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on 28 December 2014
Rule 34 is a novel set about twenty minutes into the future in an independent Scotland where self-driving cars are commonplace, nanotechnology is being perfected, everyone wears what basically amount to advanced Google glasses constantly instead of using phones or computers, and a series of spammers are being found dead in strange incidents involving faulty appliances.

Liz Kavanaugh is the police officer who has to work out the link between this series of deaths, a former offender who is now apparently the diplomatic consul for the new county Issyk-Kulistan, and the strange man John Christie who keeps turning up where he really shouldn’t be, and might know more than he lets on. The plot is a crime novel, dealing with officers, victims and suspects alike, tying their stories up together in a Gordian Knot of a mess.

Frankly that’s about all I can tell you about the plot. There’s also some dodgy stuff here about paedophilia, a dash of cyberpunk, and a lot about AI and at what point its intelligence stops being artificial. Otherwise, I’m stumped. The novel jumps about too quickly and doesn’t give you much time to breathe or keep up. I did read that this is a loose sequel to another Stross book, and perhaps if I’d read that first, I’d understand more of what was going on here, but I’m not sure. The cyberpunk and future-tech elements are interesting but barely elaborated upon, instead giving over long passages to details that obviously mean a great deal to the characters but not to me.

The book is written in second person, too, which is an unusual and brave choice, and I would imagine would be successful as a tool if used correctly here. While it is consistent, it neither adds or detracts anything to the story here, merely blending the main characters (there are around eight or nine characters that are described as “you” at one point or another) and not allowing them to speak in their own voices and differenciate themselves enough. The first chapters are heavy on Scottish dialect and accent, using slang from north of the border, but Stross quickly seems to tire of it, resorting to a few words here and there, and then remembering about it towards the end again. Like the events in the book, it’s messy, disjointed and didn’t do anything for me.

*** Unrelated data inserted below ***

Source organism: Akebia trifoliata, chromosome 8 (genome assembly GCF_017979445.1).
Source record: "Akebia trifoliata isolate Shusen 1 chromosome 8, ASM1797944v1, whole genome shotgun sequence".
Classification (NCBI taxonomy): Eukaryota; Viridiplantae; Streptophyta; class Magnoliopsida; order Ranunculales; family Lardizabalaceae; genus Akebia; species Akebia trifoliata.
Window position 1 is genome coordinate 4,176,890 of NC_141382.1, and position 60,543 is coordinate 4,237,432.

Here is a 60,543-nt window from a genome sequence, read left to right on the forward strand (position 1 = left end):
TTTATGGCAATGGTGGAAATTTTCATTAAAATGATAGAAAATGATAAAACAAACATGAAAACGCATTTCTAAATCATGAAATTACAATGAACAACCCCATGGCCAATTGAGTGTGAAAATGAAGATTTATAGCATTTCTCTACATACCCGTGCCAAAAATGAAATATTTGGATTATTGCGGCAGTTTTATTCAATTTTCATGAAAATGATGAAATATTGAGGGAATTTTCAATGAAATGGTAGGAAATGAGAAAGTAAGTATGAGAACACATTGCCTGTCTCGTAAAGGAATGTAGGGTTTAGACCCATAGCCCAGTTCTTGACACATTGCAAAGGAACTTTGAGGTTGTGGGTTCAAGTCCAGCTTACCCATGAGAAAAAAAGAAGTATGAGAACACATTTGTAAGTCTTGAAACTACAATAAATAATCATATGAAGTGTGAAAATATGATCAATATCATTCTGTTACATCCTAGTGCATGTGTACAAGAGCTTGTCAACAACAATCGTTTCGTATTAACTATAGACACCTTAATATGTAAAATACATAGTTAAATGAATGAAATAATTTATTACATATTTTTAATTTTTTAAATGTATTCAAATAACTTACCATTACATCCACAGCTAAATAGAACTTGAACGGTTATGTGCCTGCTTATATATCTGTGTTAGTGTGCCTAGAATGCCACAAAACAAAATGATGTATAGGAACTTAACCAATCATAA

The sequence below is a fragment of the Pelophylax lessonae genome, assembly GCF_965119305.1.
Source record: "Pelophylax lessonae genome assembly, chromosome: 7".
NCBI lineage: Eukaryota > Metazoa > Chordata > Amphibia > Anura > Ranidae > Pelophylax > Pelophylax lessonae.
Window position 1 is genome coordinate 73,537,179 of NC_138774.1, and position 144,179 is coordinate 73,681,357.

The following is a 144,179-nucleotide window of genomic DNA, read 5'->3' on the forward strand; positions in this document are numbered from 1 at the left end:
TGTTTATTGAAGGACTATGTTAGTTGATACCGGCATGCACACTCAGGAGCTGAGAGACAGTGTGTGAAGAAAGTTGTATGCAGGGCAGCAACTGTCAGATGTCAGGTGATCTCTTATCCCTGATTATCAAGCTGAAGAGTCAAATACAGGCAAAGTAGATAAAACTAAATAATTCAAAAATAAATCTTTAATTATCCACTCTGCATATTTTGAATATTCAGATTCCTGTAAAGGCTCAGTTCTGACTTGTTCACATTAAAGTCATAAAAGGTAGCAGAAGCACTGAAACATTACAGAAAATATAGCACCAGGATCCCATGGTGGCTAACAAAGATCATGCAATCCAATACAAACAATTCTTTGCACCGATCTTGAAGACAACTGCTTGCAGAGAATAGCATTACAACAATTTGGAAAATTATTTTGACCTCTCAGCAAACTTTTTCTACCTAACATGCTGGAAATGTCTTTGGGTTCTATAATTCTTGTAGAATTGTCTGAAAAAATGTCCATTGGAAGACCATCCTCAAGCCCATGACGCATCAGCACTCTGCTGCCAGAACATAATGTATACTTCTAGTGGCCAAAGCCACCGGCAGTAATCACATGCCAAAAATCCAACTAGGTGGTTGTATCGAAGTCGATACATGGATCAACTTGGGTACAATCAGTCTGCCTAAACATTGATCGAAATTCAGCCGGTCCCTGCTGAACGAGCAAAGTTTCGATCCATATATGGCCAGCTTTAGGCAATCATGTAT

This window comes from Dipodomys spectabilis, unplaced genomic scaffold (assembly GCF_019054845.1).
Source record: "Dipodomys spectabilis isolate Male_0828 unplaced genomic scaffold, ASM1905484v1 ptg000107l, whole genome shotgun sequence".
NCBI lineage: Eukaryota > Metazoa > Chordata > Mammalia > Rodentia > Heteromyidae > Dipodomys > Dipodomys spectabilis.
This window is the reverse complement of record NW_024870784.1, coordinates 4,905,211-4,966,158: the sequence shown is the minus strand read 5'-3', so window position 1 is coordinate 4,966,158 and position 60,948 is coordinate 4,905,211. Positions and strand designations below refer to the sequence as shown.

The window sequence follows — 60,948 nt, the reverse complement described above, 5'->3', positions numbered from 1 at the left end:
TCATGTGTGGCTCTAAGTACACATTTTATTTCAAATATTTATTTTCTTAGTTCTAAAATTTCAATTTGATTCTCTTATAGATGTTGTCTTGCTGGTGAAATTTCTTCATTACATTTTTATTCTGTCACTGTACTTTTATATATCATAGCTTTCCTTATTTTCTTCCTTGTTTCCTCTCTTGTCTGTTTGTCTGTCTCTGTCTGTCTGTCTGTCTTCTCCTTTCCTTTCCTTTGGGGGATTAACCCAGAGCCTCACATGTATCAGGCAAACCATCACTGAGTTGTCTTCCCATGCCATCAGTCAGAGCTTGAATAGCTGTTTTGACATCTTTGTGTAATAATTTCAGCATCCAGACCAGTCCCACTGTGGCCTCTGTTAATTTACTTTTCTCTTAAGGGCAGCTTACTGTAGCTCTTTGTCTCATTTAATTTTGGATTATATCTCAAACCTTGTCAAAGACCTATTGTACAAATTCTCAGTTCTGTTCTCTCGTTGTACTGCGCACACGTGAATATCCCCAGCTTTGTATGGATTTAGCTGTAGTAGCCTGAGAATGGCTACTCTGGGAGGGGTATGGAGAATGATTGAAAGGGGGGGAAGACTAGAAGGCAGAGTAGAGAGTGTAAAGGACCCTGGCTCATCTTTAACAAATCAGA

According to other reviews I’ve read, it seems to have had a generally positive reception. A sequel was planned but later cancelled when Stross claimed that it was all becoming too real to be considered fiction and the next part didn’t need to be told. I’ve never read Stross before and I don’t know if all of his stuff is like this, but I found myself ploughing through hoping that it got better.
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"Rule 34" is a kind-of sequel to Stross's earlier Halting State - that is, it's set in the same future, and features some of the same characters (including DI Liz Kavanaugh, who plays a more central role here than in the other book). The most striking similarity is that the book is all (apart from a bit at the the end) done in the second person ("You wake up and realise that you're late for work. Hurrying, you get dressed...") There is a reason for this in the story. It is different from that in "Halting State", which is set in the world of computer games, where second person comes naturally ("as you walk along the dark corridor, you see a glowing shape...") and when it is revealed, a lot suddenly makes sense.

I was slightly ambivalent about the second person stuff at first because in "Halting State" it took me a little while to adjust to. Here, though, it works well from the start. I don't know if this is because there is that reason for it deep in the DNA of the narrative, if it's because of previous familiarity or just because Stross has got better at using it (I think it is actually a very difficult way to write) but whatever, I think that here device really helps the narrative drive along: we follow at least three major characters and a number of minor ones, and sticking to "you" makes it easier to get inside their heads without that check to the narrative you sometimes get when switching. So, lots of points here for matching style to narrative shape (or whatever the proper technical term is).